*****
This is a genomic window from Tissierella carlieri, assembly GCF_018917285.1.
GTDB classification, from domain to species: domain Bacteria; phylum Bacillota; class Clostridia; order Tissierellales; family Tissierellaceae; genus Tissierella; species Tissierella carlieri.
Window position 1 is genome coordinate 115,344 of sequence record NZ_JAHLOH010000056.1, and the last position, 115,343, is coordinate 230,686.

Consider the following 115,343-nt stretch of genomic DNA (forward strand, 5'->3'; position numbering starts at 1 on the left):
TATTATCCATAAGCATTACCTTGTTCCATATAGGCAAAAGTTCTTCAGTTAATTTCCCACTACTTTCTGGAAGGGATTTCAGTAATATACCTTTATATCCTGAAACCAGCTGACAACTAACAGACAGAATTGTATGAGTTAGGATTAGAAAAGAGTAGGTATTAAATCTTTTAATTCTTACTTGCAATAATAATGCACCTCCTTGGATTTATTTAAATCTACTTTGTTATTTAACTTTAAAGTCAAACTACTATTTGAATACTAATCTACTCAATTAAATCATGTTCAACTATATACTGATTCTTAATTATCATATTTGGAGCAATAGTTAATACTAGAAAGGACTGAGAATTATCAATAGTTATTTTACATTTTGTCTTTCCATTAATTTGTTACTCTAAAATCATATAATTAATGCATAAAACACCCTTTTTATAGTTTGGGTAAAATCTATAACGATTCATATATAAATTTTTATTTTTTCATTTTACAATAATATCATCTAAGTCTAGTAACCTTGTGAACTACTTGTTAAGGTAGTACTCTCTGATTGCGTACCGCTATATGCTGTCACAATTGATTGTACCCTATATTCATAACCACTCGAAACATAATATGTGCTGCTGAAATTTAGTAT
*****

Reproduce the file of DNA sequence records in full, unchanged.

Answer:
This is a genomic window from Tissierella carlieri, assembly GCF_018917285.1.
GTDB classification, from domain to species: domain Bacteria; phylum Bacillota; class Clostridia; order Tissierellales; family Tissierellaceae; genus Tissierella; species Tissierella carlieri.
Window position 1 is genome coordinate 115,344 of sequence record NZ_JAHLOH010000056.1, and the last position, 115,343, is coordinate 230,686.

Consider the following 115,343-nt stretch of genomic DNA (forward strand, 5'->3'; position numbering starts at 1 on the left):
TATTATCCATAAGCATTACCTTGTTCCATATAGGCAAAAGTTCTTCAGTTAATTTCCCACTACTTTCTGGAAGGGATTTCAGTAATATACCTTTATATCCTGAAACCAGCTGACAACTAACAGACAGAATTGTATGAGTTAGGATTAGAAAAGAGTAGGTATTAAATCTTTTAATTCTTACTTGCAATAATAATGCACCTCCTTGGATTTATTTAAATCTACTTTGTTATTTAACTTTAAAGTCAAACTACTATTTGAATACTAATCTACTCAATTAAATCATGTTCAACTATATACTGATTCTTAATTATCATATTTGGAGCAATAGTTAATACTAGAAAGGACTGAGAATTATCAATAGTTATTTTACATTTTGTCTTTCCATTAATTTGTTACTCTAAAATCATATAATTAATGCATAAAACACCCTTTTTATAGTTTGGGTAAAATCTATAACGATTCATATATAAATTTTTATTTTTTCATTTTACAATAATATCATCTAAGTCTAGTAACCTTGTGAACTACTTGTTAAGGTAGTACTCTCTGATTGCGTACCGCTATATGCTGTCACAATTGATTGTACCCTATATTCATAACCACTCGAAACATAATATGTGCTGCTGAAATTTAGTAT